Autoreplies with articles allow you to automatically suggest relevant help center articles via email and web form in response to a customer support ticket.
There are a number of ways you can write and format your articles to work best with autoreplies. You may find that you can't or don't want to use all of the suggestions in this article, but applying just one or two can greatly improve your autoreply results. Presenting customers with better recommendations can increase the autoreply resolution rate, which is the percentage of enquiries resolved by autoreply from the total enquiries where it offered suggestions.
This article contains the following topics:
Structuring and organizing your information
One area where you can make a difference is in the structure and organization of your articles. The suggestions in this section include both customer-facing and behind-the-scenes decisions.
Creating titles for your articles
Article titles are considered when determining whether an article is a good candidate for solving a customer's problem. If an article's title closely matches the text of a support request, it's more likely to come up as a suggestion in an autoreply.
To take advantage of this, you should give your articles titles that are similar to how your customer might phrase their support request.
Try formatting your article titles in one of the following ways:
- As a question: "How do I reset my password?"
- As a simple, active phrase: "Resetting a password"
Narrowing an article's focus
Wherever possible, an article should cover a single, specific topic. How this impacts your articles depends on how you present information to your customers:
- Issue/resolution articles: If you prefer to write your articles around issues and resolutions, try to focus each on a very specific issue with a single resolution. For instance, rather than having a single article covering multiple, related billing issues – payment options, requesting a refund, and challenging a charge – write three articles, one for each issue. If possible, offer a single resolution for each issue as well. This way, you can guide your customers to the resolution you prefer, and if necessary, link to other articles that may offer alternative resolutions.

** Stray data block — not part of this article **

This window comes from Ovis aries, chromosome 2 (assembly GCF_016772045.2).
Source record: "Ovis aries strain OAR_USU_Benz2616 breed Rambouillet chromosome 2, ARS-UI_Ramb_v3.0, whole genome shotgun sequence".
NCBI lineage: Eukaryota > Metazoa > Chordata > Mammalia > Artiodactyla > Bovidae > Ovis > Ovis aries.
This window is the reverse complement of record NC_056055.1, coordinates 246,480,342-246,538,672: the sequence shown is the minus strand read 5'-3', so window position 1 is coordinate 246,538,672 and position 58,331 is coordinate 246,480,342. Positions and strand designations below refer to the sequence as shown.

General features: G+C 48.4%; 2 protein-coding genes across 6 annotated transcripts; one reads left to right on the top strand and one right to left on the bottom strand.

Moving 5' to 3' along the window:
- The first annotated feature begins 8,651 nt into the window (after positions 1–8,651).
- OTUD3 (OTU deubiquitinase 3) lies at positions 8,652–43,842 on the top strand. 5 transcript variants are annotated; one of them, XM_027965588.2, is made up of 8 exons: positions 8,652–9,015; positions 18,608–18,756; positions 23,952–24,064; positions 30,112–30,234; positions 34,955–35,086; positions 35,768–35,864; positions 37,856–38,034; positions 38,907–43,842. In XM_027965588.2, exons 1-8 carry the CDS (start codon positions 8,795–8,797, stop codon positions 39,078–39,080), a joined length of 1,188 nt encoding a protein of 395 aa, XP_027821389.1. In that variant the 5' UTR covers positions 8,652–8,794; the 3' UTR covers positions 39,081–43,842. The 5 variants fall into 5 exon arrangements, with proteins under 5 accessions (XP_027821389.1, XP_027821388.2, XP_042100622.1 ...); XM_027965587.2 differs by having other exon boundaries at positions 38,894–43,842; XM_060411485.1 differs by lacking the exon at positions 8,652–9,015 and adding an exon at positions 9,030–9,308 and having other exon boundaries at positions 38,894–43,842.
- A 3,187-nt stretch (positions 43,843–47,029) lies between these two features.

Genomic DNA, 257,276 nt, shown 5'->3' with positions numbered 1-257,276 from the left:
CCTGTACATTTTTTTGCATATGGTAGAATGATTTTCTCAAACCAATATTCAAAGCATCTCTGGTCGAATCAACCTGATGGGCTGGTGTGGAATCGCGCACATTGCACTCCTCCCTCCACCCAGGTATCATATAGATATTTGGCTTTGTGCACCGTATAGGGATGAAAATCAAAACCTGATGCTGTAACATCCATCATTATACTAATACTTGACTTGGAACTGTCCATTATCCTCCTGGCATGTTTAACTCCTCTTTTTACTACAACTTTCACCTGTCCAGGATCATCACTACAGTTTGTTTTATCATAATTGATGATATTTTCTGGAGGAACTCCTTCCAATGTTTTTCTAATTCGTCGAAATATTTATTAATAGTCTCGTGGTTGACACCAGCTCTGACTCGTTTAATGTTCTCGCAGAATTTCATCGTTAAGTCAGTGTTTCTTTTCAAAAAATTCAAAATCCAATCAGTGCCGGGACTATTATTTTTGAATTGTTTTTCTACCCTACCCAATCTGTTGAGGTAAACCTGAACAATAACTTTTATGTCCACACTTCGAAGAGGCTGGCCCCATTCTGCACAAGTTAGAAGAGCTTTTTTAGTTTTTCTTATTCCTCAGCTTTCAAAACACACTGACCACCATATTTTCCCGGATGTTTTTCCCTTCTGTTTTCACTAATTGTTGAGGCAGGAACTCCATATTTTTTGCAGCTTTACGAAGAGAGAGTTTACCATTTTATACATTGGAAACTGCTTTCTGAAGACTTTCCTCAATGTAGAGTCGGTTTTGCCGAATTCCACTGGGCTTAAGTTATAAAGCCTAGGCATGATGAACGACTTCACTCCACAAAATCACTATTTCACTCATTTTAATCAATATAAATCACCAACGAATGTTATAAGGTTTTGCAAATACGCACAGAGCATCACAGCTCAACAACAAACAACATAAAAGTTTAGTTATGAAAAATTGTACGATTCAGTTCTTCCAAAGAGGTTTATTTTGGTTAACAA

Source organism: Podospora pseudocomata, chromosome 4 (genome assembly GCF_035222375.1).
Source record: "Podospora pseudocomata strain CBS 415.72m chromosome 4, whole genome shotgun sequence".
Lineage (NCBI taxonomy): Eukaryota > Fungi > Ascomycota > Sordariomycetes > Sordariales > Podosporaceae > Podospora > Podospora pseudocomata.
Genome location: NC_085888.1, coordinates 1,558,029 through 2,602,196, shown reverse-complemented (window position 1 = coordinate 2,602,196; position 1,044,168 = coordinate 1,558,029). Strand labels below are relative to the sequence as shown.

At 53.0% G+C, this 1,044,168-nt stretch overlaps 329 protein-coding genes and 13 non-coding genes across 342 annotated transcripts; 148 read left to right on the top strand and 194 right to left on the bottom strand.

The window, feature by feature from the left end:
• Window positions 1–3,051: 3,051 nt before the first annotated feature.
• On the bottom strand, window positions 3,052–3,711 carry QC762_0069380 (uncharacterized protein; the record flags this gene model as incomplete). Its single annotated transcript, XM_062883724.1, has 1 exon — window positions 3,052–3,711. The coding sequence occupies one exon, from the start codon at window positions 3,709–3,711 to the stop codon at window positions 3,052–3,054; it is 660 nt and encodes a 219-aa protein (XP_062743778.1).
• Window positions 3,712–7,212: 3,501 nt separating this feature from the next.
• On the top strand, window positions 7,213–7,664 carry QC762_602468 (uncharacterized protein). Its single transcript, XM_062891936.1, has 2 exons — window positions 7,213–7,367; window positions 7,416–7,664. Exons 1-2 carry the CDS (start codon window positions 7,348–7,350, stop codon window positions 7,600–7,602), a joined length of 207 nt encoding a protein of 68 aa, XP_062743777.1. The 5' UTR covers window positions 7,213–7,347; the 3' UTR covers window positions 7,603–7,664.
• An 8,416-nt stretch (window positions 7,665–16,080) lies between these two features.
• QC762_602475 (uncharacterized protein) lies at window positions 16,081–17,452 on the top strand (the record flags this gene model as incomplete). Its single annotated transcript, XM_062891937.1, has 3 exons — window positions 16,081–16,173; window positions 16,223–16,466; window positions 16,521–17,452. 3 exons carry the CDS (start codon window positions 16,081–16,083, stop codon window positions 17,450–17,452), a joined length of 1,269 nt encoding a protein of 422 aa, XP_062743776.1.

- Process articles: The same general principle applies to articles built around processes and procedures. Say, for example, you need an article walking a customer through an account set-up process, which involves two main tasks: Creating an account and selecting account options. You could have a single article covering both tasks, since they are both part of the account setup process. However, breaking it up into two articles, one for each task, will help the bot identify the article that best matches your customer's needs, and help your customer locate the applicable information without having to wade through unnecessary text.
Writing article introductions
The first 75 words in an article are weighed more heavily than the subsequent text. By including as many related keywords and context as possible in an article's introduction, you will boost the accuracy of your suggested articles.
For example, if you're writing an article about your company's return policies, don't include a preamble about how you understand that sometimes a shirt is the wrong size or that everyone makes mistakes. As charming as that might be, it gets in the way of evaluating the article’s content. Start your articles cleanly and precisely: "We accept returns for a full refund within 30 days of purchase. After 30 days, you can request a store credit," then get into the details.
Using alternative text
What you write behind the scenes can impact autoreply results as well. Use alternative text on your embedded images and videos to add descriptive keywords.
Using segmentation and labels